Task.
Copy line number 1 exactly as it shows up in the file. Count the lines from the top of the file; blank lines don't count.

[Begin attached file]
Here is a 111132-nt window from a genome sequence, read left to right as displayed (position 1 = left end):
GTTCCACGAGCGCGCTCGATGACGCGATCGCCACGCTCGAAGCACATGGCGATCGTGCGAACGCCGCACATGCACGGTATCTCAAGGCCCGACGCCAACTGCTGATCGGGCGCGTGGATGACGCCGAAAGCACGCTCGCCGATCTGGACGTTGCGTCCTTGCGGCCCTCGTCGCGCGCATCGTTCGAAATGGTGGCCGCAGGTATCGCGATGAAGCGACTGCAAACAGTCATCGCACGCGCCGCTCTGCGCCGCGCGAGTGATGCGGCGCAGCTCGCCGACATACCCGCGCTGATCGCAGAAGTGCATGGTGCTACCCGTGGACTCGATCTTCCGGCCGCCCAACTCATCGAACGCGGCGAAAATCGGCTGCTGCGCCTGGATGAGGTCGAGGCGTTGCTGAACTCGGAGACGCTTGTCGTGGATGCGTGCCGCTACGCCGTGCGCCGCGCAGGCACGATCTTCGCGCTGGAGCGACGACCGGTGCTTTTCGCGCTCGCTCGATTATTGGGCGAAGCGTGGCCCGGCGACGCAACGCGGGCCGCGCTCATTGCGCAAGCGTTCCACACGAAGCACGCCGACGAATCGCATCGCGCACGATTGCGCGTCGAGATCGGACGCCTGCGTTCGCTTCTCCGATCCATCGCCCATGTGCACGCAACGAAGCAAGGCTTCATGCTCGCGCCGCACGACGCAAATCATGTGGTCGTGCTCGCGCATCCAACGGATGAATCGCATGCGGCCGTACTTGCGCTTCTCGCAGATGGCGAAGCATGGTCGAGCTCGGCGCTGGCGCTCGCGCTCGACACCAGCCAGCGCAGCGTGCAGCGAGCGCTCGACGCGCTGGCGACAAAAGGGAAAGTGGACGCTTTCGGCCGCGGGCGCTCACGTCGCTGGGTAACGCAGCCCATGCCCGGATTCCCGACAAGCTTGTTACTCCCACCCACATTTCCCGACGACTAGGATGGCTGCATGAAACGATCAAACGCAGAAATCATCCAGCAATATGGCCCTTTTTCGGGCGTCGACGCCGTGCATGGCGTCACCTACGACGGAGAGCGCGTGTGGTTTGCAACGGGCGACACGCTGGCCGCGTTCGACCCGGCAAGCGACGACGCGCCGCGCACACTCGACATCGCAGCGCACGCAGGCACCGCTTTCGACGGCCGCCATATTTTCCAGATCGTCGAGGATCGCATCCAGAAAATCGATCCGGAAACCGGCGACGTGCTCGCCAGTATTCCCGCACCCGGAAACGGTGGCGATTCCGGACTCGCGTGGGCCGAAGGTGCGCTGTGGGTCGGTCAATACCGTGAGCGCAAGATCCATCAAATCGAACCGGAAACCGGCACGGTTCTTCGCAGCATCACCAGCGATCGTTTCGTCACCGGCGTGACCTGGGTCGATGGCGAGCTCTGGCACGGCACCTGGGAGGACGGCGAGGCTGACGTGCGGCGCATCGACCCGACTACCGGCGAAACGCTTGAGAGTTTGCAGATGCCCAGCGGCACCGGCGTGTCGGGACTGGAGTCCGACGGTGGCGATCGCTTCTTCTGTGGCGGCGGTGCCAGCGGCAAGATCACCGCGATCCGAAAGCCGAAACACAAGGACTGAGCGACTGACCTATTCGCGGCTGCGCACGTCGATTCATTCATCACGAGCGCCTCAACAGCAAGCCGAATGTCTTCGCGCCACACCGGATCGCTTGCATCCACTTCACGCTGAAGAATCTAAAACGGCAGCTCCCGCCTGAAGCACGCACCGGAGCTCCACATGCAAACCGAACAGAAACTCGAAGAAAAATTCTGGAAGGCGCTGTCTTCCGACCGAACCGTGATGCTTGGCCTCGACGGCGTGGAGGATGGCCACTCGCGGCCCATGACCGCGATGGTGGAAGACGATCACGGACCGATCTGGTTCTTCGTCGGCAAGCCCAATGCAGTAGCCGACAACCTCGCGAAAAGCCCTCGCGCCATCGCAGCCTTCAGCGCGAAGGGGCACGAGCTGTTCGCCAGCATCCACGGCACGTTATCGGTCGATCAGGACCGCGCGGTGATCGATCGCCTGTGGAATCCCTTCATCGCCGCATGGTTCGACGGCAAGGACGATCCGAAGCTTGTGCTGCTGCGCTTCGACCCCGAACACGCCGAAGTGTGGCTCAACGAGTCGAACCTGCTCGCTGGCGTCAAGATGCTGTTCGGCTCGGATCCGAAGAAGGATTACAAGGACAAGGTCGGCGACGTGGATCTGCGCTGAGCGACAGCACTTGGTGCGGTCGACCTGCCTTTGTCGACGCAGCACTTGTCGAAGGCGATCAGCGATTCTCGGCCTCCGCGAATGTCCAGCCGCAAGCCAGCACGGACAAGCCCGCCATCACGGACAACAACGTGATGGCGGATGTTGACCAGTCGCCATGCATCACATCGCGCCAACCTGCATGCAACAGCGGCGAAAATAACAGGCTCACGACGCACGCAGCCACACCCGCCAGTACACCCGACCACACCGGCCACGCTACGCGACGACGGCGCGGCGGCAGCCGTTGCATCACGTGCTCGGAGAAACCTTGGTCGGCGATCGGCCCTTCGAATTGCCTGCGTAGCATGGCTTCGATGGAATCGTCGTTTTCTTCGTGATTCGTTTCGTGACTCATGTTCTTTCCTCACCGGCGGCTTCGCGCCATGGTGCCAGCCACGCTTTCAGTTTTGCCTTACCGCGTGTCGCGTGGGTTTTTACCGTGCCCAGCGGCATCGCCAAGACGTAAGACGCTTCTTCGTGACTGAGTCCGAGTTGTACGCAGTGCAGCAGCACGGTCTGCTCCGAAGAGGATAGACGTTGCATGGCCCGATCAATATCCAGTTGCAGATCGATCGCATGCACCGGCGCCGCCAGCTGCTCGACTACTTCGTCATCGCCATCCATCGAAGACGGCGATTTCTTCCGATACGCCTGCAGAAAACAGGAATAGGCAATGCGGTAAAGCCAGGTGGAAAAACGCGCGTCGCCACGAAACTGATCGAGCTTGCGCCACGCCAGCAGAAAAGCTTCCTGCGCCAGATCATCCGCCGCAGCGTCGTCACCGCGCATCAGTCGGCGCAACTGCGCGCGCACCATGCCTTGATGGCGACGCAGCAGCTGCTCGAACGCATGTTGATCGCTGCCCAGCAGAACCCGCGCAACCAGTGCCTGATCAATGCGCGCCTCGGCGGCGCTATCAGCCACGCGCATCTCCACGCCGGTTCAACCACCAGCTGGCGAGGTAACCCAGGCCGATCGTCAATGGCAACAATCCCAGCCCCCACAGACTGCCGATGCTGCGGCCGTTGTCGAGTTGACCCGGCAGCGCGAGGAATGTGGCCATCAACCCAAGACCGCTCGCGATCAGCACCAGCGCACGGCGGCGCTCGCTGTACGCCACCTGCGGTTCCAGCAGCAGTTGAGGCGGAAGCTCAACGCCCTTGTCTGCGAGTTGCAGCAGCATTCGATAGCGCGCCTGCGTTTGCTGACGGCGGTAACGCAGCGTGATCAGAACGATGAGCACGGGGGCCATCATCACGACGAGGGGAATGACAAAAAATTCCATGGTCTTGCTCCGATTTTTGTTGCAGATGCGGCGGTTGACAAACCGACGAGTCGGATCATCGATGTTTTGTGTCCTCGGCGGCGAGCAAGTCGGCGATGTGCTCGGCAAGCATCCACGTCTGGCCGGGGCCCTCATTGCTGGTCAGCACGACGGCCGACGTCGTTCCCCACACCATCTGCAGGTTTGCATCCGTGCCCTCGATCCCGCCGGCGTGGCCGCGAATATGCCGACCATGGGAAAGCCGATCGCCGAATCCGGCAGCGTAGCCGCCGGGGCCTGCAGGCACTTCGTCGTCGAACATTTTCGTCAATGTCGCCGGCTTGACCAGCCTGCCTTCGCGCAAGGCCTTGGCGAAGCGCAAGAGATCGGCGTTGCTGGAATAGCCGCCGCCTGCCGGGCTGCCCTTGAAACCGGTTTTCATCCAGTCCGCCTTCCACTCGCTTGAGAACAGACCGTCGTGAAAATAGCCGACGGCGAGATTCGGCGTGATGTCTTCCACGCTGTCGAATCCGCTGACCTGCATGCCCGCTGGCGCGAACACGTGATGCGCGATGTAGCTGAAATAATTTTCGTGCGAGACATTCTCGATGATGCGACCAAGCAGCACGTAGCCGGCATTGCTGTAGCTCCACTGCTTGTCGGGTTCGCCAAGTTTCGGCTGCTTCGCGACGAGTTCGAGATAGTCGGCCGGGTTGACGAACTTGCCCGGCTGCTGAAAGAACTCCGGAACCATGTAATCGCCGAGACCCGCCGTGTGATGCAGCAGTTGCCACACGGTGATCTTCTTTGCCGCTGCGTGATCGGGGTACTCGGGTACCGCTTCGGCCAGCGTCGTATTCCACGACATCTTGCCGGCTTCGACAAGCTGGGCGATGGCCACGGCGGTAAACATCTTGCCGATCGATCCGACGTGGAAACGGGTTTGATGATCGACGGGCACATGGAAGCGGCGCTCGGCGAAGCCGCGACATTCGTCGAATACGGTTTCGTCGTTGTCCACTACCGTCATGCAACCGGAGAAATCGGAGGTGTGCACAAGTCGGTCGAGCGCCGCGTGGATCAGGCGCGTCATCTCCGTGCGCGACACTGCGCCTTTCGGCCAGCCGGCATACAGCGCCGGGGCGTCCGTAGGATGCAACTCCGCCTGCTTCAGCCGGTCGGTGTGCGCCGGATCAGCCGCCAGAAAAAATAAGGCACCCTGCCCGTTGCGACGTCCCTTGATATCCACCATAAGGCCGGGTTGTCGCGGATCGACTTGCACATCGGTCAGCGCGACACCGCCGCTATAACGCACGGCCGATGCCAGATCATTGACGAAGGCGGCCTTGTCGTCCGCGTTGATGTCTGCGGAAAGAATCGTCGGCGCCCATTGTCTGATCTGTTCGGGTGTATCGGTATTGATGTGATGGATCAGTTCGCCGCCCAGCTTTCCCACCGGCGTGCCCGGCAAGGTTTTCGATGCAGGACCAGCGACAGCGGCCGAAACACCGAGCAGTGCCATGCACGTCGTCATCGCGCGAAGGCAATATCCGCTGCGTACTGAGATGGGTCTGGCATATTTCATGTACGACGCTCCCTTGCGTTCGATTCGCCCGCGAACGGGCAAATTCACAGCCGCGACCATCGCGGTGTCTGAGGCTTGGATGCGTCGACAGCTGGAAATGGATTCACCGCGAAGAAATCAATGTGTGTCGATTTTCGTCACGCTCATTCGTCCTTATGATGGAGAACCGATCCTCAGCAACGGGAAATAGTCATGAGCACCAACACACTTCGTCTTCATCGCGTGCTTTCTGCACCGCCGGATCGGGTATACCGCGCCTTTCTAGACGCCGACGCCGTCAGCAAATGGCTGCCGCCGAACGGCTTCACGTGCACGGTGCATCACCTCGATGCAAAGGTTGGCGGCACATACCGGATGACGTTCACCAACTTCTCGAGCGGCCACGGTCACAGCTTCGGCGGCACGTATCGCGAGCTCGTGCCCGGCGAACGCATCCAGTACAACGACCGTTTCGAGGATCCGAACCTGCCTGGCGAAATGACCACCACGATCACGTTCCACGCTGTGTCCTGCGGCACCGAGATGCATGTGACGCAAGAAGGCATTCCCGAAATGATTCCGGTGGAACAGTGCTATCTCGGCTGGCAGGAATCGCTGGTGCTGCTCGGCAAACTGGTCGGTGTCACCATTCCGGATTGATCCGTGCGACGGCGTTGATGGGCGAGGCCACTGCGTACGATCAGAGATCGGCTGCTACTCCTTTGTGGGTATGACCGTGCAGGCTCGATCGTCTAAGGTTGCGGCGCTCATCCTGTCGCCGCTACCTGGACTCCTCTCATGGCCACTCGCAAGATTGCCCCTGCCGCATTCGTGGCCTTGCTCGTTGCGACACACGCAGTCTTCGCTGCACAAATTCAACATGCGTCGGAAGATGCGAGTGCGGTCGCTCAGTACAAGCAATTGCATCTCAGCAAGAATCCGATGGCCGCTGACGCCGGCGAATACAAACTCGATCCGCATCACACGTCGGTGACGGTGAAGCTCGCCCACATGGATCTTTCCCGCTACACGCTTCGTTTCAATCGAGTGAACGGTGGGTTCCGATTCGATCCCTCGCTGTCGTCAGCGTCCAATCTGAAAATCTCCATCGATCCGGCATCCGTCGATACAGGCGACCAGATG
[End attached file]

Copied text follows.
Here is a 111132-nt window from a genome sequence, read left to right as displayed (position 1 = left end):